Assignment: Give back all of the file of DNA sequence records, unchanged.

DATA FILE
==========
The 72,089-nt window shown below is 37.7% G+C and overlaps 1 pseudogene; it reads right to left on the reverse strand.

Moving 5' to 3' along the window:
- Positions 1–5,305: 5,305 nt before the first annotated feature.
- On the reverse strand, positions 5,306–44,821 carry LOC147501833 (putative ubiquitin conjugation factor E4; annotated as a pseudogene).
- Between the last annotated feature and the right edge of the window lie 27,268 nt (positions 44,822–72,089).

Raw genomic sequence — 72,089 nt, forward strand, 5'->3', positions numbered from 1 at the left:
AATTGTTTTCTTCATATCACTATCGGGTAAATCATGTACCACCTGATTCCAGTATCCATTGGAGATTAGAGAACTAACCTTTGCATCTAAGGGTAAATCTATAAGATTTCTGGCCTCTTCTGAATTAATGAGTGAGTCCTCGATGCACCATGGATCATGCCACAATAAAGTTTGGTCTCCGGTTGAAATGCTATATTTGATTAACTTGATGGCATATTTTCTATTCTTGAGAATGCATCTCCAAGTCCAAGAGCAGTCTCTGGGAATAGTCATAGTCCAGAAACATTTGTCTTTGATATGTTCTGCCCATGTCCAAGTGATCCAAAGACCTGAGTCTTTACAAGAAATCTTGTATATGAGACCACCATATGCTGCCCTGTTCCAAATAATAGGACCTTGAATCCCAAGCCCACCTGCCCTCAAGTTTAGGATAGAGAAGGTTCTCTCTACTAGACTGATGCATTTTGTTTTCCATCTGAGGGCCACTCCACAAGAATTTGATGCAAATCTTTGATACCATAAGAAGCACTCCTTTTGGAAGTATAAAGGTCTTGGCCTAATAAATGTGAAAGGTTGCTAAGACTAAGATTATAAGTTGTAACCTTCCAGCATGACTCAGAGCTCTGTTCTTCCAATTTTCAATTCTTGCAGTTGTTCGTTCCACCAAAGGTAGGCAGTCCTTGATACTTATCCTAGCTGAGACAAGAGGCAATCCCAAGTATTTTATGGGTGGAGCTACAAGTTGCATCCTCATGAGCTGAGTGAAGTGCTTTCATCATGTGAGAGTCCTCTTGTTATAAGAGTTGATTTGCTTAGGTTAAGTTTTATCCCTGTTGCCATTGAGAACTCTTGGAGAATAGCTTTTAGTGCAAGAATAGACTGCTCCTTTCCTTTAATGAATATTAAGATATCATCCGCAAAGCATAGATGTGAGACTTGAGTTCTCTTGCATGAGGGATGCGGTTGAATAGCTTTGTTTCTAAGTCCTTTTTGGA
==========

The 72,089-nt window shown below is 37.7% G+C and overlaps 1 pseudogene; it reads right to left on the reverse strand.

Moving 5' to 3' along the window:
- Positions 1–5,305: 5,305 nt before the first annotated feature.
- On the reverse strand, positions 5,306–44,821 carry LOC147501833 (putative ubiquitin conjugation factor E4; annotated as a pseudogene).
- Between the last annotated feature and the right edge of the window lie 27,268 nt (positions 44,822–72,089).

Raw genomic sequence — 72,089 nt, forward strand, 5'->3', positions numbered from 1 at the left:
AATTGTTTTCTTCATATCACTATCGGGTAAATCATGTACCACCTGATTCCAGTATCCATTGGAGATTAGAGAACTAACCTTTGCATCTAAGGGTAAATCTATAAGATTTCTGGCCTCTTCTGAATTAATGAGTGAGTCCTCGATGCACCATGGATCATGCCACAATAAAGTTTGGTCTCCGGTTGAAATGCTATATTTGATTAACTTGATGGCATATTTTCTATTCTTGAGAATGCATCTCCAAGTCCAAGAGCAGTCTCTGGGAATAGTCATAGTCCAGAAACATTTGTCTTTGATATGTTCTGCCCATGTCCAAGTGATCCAAAGACCTGAGTCTTTACAAGAAATCTTGTATATGAGACCACCATATGCTGCCCTGTTCCAAATAATAGGACCTTGAATCCCAAGCCCACCTGCCCTCAAGTTTAGGATAGAGAAGGTTCTCTCTACTAGACTGATGCATTTTGTTTTCCATCTGAGGGCCACTCCACAAGAATTTGATGCAAATCTTTGATACCATAAGAAGCACTCCTTTTGGAAGTATAAAGGTCTTGGCCTAATAAATGTGAAAGGTTGCTAAGACTAAGATTATAAGTTGTAACCTTCCAGCATGACTCAGAGCTCTGTTCTTCCAATTTTCAATTCTTGCAGTTGTTCGTTCCACCAAAGGTAGGCAGTCCTTGATACTTATCCTAGCTGAGACAAGAGGCAATCCCAAGTATTTTATGGGTGGAGCTACAAGTTGCATCCTCATGAGCTGAGTGAAGTGCTTTCATCATGTGAGAGTCCTCTTGTTATAAGAGTTGATTTGCTTAGGTTAAGTTTTATCCCTGTTGCCATTGAGAACTCTTGGAGAATAGCTTTTAGTGCAAGAATAGACTGCTCCTTTCCTTTAATGAATATTAAGATATCATCCGCAAAGCATAGATGTGAGACTTGAGTTCTCTTGCATGAGGGATGCGGTTGAATAGCTTTGTTTCTAAGTCCTTTTTGGA